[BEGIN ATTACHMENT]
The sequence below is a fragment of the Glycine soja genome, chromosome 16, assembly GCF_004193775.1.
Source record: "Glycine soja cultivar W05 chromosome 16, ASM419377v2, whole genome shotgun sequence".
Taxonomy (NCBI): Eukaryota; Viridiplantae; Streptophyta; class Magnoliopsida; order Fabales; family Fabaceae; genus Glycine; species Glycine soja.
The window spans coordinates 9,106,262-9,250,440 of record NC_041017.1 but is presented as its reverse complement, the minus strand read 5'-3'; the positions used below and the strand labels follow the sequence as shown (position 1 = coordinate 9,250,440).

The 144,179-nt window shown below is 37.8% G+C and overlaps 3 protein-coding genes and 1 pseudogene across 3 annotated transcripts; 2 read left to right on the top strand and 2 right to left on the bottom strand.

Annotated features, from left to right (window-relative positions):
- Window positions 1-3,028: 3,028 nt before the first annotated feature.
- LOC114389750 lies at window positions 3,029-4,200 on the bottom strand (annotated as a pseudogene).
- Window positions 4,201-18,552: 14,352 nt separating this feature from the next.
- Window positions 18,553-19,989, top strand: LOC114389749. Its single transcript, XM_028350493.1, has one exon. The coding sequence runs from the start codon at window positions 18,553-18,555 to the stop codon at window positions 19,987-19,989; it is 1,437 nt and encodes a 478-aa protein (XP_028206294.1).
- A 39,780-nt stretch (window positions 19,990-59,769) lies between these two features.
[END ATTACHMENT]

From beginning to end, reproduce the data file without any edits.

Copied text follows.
The sequence below is a fragment of the Glycine soja genome, chromosome 16, assembly GCF_004193775.1.
Source record: "Glycine soja cultivar W05 chromosome 16, ASM419377v2, whole genome shotgun sequence".
Taxonomy (NCBI): Eukaryota; Viridiplantae; Streptophyta; class Magnoliopsida; order Fabales; family Fabaceae; genus Glycine; species Glycine soja.
The window spans coordinates 9,106,262-9,250,440 of record NC_041017.1 but is presented as its reverse complement, the minus strand read 5'-3'; the positions used below and the strand labels follow the sequence as shown (position 1 = coordinate 9,250,440).

The 144,179-nt window shown below is 37.8% G+C and overlaps 3 protein-coding genes and 1 pseudogene across 3 annotated transcripts; 2 read left to right on the top strand and 2 right to left on the bottom strand.

Annotated features, from left to right (window-relative positions):
- Window positions 1-3,028: 3,028 nt before the first annotated feature.
- LOC114389750 lies at window positions 3,029-4,200 on the bottom strand (annotated as a pseudogene).
- Window positions 4,201-18,552: 14,352 nt separating this feature from the next.
- Window positions 18,553-19,989, top strand: LOC114389749. Its single transcript, XM_028350493.1, has one exon. The coding sequence runs from the start codon at window positions 18,553-18,555 to the stop codon at window positions 19,987-19,989; it is 1,437 nt and encodes a 478-aa protein (XP_028206294.1).
- A 39,780-nt stretch (window positions 19,990-59,769) lies between these two features.